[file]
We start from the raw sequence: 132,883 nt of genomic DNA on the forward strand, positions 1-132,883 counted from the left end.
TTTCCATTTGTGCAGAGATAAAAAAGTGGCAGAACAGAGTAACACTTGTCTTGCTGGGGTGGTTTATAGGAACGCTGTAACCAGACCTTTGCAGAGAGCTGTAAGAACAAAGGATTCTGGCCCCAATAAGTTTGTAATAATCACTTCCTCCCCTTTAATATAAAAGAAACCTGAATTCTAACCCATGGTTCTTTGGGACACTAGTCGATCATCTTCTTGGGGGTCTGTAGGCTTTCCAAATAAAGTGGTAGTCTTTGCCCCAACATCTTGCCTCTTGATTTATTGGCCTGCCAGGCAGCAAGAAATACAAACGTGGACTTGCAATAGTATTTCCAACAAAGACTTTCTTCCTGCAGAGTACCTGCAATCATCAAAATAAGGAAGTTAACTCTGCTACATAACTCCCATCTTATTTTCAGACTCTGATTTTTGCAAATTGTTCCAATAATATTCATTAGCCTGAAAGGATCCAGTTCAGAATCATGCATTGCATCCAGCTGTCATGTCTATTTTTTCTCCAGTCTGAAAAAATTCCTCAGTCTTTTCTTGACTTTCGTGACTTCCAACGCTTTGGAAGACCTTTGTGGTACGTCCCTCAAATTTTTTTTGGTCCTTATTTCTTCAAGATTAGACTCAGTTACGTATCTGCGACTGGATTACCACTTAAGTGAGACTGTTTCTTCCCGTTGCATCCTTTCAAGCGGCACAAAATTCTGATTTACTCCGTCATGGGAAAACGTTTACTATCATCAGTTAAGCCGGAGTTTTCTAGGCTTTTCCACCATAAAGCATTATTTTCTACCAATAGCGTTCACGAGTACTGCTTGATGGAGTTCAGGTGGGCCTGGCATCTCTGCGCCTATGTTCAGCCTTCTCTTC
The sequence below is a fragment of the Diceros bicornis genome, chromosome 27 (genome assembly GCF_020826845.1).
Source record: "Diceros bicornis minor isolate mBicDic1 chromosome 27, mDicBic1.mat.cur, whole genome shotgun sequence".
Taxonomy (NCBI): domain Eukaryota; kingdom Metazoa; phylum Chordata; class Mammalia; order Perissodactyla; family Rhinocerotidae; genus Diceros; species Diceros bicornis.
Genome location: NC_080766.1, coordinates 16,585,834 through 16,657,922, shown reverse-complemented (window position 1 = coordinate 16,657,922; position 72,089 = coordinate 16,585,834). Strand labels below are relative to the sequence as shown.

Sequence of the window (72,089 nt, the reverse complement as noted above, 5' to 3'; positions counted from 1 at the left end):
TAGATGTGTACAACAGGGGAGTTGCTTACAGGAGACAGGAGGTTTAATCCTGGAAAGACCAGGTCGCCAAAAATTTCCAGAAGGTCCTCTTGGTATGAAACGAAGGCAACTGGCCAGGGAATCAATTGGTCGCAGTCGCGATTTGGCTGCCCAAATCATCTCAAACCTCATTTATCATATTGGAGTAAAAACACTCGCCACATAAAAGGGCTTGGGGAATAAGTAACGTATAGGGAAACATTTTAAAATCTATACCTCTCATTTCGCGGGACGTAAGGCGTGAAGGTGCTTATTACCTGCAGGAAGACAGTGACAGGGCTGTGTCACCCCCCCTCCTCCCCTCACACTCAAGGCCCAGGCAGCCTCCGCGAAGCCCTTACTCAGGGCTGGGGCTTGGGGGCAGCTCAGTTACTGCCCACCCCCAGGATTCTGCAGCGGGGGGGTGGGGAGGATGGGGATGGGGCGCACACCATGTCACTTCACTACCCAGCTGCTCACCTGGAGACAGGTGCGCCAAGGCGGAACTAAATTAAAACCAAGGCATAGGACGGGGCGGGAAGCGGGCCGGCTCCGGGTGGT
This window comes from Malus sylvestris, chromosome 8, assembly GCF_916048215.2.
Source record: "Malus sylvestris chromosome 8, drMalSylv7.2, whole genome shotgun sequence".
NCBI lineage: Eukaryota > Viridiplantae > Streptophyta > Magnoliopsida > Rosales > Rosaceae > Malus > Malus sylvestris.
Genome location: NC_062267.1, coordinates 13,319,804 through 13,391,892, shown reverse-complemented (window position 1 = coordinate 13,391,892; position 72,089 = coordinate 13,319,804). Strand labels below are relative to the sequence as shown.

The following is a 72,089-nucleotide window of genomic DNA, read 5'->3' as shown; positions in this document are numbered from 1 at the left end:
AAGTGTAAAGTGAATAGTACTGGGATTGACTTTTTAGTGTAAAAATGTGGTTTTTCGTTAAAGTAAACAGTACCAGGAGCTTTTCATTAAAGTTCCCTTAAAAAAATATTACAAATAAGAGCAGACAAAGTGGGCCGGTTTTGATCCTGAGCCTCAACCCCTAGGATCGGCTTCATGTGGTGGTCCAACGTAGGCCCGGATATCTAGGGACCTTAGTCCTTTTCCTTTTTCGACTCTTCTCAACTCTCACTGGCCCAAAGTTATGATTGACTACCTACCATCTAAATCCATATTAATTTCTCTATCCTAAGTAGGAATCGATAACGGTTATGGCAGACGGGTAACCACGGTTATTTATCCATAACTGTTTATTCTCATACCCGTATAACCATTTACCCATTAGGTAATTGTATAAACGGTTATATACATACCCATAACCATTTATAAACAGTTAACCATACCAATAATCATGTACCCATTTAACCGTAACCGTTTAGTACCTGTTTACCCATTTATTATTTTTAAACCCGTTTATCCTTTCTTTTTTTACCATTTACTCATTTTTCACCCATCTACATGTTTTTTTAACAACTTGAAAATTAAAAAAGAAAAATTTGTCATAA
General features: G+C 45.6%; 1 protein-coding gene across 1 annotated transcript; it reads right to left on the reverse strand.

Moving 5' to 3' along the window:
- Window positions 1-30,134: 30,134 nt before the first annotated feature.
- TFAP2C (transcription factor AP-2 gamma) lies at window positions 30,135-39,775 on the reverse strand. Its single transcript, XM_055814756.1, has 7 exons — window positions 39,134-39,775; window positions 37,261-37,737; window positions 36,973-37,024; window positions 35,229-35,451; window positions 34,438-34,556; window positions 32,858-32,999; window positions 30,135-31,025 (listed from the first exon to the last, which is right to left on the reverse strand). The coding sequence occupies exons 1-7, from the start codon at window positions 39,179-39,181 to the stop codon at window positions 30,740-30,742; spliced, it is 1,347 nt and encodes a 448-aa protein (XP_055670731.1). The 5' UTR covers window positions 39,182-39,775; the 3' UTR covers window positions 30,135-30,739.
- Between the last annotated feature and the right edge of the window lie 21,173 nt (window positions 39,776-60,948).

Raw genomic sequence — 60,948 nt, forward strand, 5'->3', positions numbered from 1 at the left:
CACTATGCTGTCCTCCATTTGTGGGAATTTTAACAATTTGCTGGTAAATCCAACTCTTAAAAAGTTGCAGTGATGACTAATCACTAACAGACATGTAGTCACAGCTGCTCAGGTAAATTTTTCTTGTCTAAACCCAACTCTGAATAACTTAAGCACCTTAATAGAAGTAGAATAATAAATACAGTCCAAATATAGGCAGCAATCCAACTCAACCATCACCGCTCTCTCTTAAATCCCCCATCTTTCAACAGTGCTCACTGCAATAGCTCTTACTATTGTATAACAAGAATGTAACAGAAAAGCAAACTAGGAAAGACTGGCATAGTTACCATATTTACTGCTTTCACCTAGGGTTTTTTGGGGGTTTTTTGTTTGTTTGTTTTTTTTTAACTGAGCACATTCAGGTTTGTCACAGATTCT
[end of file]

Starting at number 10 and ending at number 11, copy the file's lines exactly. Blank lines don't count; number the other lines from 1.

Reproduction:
Source record: "Malus sylvestris chromosome 8, drMalSylv7.2, whole genome shotgun sequence".
NCBI lineage: Eukaryota > Viridiplantae > Streptophyta > Magnoliopsida > Rosales > Rosaceae > Malus > Malus sylvestris.